On January 7, 2024, Maulana Fazlur Rehman arrived in Kabul on a six-day trip. The Islamist leader met with the delegations headed by Afghan Taliban's Prime Minister Mullah Hasan Akhund and Deputy Prime Minister Mawlawi Abdul Kabeer separately in Kabul.[55] According to a report, which did not identify its source, Fazlur Rehman-led delegation "met with the Tehreek-e-Taliban Pakistan leadership informally."[56]

From Kabul, Maulana Fazlur Rehman travelled to Kandahar, the spiritual capital of the Afghan Taliban, where on January 10 he met with IEA Emir Mullah Hibbatullah Akhundzada.[57] It appears Maulana Fazlur Rehman is only the second most influential Islamist leader to have met the Afghan Taliban supreme leader, the other person being Qatar's Prime Minister Mohammed bin Abdulrahman bin Jassim Al Thani.[58]

Maulana Fazlur Rehman (right) met with Mullah Hibbatullah Akhundzada on January 10

Maulana Fazlur Rehman's mediation is not the only effort to salvage Afghanistan-Pakistan relations, damaged mainly by the the Afghan Taliban's empowering of TTP's persistent attacks from its safe havens in Afghanistan. Both countries tried their best to resolve these issues, including an attempt to settle the family members of TTP's mujahideen in northern regions of Afghanistan, especially in Takhar and Badakhshan provinces.[59]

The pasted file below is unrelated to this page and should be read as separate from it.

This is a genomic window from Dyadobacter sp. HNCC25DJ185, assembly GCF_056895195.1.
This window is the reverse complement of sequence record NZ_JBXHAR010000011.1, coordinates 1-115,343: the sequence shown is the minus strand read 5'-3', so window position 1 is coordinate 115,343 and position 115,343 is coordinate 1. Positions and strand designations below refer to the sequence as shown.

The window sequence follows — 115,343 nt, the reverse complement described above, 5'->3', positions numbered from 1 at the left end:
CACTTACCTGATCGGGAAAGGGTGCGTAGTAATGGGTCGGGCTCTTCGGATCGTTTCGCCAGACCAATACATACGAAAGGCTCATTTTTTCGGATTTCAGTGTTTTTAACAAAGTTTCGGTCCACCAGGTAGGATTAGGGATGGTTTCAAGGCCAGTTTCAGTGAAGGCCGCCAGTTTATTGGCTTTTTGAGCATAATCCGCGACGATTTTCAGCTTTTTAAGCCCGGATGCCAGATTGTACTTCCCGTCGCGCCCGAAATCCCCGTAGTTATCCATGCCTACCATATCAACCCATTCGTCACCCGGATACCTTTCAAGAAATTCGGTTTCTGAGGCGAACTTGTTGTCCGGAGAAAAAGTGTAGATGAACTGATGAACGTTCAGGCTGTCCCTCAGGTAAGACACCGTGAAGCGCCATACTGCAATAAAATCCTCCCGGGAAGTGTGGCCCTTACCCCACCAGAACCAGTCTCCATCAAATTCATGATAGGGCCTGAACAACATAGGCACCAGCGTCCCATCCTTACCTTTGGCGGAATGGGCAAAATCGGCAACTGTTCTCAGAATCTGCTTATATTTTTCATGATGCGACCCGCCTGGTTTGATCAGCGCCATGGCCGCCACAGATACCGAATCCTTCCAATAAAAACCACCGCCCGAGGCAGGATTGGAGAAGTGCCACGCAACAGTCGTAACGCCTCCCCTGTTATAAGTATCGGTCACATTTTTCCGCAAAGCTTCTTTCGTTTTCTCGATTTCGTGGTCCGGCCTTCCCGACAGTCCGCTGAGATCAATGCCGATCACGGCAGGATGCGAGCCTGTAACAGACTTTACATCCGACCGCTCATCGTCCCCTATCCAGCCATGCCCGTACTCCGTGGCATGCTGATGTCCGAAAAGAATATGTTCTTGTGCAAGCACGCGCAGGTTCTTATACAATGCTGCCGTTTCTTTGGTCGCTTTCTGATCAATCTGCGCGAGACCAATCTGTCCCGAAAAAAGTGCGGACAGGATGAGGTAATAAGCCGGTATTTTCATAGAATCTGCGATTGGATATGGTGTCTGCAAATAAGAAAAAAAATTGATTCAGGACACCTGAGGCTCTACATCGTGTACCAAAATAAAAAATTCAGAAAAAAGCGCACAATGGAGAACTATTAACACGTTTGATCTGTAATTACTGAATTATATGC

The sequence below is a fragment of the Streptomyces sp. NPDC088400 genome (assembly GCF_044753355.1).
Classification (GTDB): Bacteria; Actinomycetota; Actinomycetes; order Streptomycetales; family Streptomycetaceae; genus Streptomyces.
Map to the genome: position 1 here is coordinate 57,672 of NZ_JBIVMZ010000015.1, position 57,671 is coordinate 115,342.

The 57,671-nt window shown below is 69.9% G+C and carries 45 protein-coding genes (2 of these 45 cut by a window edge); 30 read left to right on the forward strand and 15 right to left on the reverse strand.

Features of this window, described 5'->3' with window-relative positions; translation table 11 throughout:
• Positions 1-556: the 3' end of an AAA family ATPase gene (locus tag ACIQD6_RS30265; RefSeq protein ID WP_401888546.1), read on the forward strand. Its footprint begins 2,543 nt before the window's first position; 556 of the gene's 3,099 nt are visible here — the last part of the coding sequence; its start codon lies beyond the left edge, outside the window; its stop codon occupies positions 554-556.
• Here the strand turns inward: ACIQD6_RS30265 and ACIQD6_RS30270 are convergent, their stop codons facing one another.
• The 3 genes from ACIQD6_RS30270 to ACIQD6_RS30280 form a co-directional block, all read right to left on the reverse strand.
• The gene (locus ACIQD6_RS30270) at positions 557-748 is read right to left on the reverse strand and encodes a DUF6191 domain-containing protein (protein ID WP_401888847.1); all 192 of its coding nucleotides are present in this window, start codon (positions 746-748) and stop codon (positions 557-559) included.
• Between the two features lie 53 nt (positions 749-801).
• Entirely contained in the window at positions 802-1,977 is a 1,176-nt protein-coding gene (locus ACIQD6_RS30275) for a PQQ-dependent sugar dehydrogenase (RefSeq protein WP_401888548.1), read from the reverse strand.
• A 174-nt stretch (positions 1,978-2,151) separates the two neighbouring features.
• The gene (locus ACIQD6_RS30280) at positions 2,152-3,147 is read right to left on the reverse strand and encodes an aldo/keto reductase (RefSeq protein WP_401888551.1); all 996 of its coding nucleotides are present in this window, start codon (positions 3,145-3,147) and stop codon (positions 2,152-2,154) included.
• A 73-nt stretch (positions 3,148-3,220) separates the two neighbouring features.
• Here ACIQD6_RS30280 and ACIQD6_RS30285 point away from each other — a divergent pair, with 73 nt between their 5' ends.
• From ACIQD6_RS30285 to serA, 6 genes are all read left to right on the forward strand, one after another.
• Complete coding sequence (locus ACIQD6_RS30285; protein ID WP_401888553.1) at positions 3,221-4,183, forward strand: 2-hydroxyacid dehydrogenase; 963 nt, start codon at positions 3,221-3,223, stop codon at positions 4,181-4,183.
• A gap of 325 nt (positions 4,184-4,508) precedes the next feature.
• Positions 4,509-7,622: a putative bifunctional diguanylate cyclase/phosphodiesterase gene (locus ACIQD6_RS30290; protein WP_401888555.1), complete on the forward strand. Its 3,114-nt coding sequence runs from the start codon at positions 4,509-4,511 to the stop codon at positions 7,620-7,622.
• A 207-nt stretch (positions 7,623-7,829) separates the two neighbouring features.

On January 8, a day after Maulana Fazlur Rehman arrived in Kabul, a terror attack on an anti-polio vaccination team in Mamond area of Bajaur tribal district in Pakistan, killed six police officers and wounded more than three dozen others.[60] Senior Pakistani journalist Kamran Yousaf published a report, saying that with the Bajaur terror attack, "hopes attached to Fazlur Rehman's visit to Kabul wither away."[61]

In its January 9, 2024 issue, Worazpanra Wahdat, a Pashtu-language Pakistani daily, raised questions as to whether the Afghan Taliban will be willing to show flexibility in their stance regarding handing over TTP leaders on the demand of Maulana Fazlur Rehman and added that the ground realities indicate the Taliban rulers have not agreed before nor are likely to agree after Fazlur Rehman's trip, to take steps against the TTP.[62] The other reason, the editorial noted, was the fear that thousands of TTP fighters may join the Islamic State (ISKP), thereby worsening the security situation in Afghanistan, along with Pakistan.[63]